Damian Benegas, the famous Argentinian alpinist, has climbed some of the biggest mountains all over the world: in the Himalayas, South America, and Africa. Along with this twin brother, Willie, they have done numerous technical first ascents. Perhaps less well known is the fact that he was the first to summit the iconic 200-meter high Piedra Parada nearly twenty years ago via the route 'Sueno Lento", with his partner Pablo de la Fuente. On the sidelines of the Petzl RocTrip in Piedra Parada, we got the chance to talk to him about his historic ascent, climbing in the area and the Petzl RocTrip.

Damian Benegas, with the Piedra Parada in the background, almost 20 years after his first ascent of the tower. credit: Eric Wynn

What brought you to Piedra Parada back in 1993?

Exploration. Where I grew up there was no rock. The closest rock was about 120 kilometers away. So I was always exploring and driving around, talking to people to see where there was rock. The dad of a friend was a pilot and he told me that everytime he flew to Esquel he saw the shadow of Piedra Parada. In 1990 I moved to the US to climb big walls in Yosemite. Later, I visited home in 1993 and we explored the area.

'Sueno Lento', goes up the middle of the south east face of the Piedra Parada (route 10)

What was this place like when you first visited?

There was nothing here. Mario, the owner, is a very simple man who had about 400 head of sheep. It was much greener, the river was bigger. But there was nothing. Climbers had been trying to do the Piedra Parada for many, many years but they would always get to a certain spot where it requires climbing on questionable rock without protection. And I was climbing very strong in those days, and I just went for it.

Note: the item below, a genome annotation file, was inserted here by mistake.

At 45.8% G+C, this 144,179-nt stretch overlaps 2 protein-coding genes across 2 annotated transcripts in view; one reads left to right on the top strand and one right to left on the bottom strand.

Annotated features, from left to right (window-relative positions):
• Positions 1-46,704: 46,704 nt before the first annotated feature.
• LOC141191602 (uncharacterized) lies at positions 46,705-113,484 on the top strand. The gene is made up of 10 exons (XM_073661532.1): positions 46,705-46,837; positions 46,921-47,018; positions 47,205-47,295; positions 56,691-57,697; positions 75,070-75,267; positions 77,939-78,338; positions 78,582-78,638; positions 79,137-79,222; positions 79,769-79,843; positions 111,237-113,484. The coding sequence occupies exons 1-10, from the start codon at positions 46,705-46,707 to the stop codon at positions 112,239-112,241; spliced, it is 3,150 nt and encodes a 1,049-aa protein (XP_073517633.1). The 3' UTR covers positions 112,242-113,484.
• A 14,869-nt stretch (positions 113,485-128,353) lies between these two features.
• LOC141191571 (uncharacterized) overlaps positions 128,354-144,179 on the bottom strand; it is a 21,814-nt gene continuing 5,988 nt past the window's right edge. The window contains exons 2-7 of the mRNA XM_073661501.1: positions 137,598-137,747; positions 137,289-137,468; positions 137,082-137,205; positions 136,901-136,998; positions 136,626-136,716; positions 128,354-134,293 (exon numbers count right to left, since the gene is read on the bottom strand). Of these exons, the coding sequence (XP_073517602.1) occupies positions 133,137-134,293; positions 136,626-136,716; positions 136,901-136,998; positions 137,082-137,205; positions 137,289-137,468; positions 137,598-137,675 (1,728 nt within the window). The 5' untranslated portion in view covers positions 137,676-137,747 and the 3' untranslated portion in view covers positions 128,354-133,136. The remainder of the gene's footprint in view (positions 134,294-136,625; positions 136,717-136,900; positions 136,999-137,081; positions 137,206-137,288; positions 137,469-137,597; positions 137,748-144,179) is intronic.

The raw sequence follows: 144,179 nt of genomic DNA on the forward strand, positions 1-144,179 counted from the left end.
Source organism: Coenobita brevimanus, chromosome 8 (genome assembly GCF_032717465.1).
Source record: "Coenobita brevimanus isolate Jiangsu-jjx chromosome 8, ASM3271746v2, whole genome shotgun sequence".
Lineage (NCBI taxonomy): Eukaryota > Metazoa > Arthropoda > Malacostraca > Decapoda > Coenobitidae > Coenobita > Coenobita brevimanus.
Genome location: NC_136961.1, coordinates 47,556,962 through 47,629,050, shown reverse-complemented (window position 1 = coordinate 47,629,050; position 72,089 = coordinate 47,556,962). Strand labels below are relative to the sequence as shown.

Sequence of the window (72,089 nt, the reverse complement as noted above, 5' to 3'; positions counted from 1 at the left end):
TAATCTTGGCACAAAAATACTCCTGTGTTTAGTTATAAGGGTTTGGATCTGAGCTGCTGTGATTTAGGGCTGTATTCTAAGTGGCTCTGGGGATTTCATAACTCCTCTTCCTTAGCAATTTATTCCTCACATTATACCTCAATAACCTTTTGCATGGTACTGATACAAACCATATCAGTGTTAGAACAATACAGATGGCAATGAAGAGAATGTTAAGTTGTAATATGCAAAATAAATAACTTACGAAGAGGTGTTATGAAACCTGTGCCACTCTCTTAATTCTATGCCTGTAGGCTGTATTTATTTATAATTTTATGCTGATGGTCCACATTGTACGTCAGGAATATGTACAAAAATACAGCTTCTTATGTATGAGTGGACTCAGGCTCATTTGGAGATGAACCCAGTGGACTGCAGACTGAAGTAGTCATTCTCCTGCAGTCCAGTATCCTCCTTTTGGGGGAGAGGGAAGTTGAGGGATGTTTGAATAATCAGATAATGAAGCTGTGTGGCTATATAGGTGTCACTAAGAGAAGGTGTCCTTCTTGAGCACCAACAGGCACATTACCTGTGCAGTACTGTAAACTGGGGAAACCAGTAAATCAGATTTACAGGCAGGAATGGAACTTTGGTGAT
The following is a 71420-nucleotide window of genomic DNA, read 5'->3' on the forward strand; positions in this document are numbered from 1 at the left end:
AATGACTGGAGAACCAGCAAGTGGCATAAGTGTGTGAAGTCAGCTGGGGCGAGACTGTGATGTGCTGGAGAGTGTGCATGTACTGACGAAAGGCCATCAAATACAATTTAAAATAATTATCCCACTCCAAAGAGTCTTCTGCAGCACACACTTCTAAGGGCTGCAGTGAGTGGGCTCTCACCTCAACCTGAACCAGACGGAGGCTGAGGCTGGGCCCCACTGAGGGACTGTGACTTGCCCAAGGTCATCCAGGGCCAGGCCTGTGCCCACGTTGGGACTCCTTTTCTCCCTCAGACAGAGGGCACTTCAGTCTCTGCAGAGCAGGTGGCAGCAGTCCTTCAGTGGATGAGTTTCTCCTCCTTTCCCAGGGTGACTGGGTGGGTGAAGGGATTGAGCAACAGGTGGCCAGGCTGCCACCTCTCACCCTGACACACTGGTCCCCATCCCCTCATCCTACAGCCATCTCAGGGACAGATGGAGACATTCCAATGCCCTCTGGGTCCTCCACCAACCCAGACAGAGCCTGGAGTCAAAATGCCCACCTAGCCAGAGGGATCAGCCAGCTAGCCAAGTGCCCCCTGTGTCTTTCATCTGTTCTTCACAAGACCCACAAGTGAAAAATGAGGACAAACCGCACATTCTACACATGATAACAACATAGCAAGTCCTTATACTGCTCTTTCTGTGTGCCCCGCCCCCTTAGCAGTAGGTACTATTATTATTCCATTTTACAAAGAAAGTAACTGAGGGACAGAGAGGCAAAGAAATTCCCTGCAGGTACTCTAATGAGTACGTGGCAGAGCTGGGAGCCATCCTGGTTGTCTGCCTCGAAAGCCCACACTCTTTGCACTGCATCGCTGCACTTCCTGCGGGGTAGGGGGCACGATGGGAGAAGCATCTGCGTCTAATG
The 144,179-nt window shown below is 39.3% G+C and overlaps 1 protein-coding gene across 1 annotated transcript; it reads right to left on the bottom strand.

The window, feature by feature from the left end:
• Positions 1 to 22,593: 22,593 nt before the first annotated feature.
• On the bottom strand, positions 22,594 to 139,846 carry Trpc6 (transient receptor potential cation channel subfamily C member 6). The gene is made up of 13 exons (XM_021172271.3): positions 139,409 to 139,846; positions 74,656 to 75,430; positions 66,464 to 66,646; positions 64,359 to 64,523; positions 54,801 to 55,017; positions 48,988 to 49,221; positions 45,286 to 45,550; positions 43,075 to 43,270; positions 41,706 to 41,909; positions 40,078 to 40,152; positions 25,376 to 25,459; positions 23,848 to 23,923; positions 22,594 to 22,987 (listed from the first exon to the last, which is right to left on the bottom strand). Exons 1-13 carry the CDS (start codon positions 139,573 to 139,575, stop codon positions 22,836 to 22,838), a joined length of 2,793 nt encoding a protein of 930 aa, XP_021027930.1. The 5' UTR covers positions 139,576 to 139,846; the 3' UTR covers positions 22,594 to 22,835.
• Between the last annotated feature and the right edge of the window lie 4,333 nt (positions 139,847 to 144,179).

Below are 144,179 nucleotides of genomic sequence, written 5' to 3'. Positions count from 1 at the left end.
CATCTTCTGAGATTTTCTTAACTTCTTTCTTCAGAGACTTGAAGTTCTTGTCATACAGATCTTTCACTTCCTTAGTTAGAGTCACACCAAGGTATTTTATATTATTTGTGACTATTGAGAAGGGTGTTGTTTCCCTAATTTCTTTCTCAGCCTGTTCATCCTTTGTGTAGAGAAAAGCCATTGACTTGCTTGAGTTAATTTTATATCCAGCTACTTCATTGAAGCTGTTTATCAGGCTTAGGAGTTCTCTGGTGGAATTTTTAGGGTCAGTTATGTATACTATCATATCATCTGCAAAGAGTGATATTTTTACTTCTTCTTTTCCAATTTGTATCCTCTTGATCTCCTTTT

It was just desert and there were no climbers. In 1999 Martine Molina and I drove from Mendoza almost 1100 miles one way and did another route. And then Martin started coming here with his friends. For 14 or 15 years, if I saw someone here it was like, "Wow, there's another climber here." Over the last five years, more and more people have been coming and now, with 1000 people here (for the RocTrip) it's just incredible.

How would you characterize the climbing here?

Adventure. I'm more of a traditional climber, not so much of a sport climber. The rock is really bad and blocky with bad protection and very loose. But I like to climb on that type of terrain. It's volcanic rock. From the first time I came here in 1993, I always thought that it could be an international destination some time because there's just so much rock.

I was just walking in the Buitrera Canyon. It was like a crag in the US. You have groups of people everywhere. And I was like, "Wow, this is happening in Buitrera Canyon!" This isn't Bariloche or Cordova - it's not a crag in the US. It's here in the middle of nowhere in Patagonia that somehow with the help of a lot of people, it created this climbing destination.


What do you think about the Petzl RocTrip coming to this area and trying to develop it more?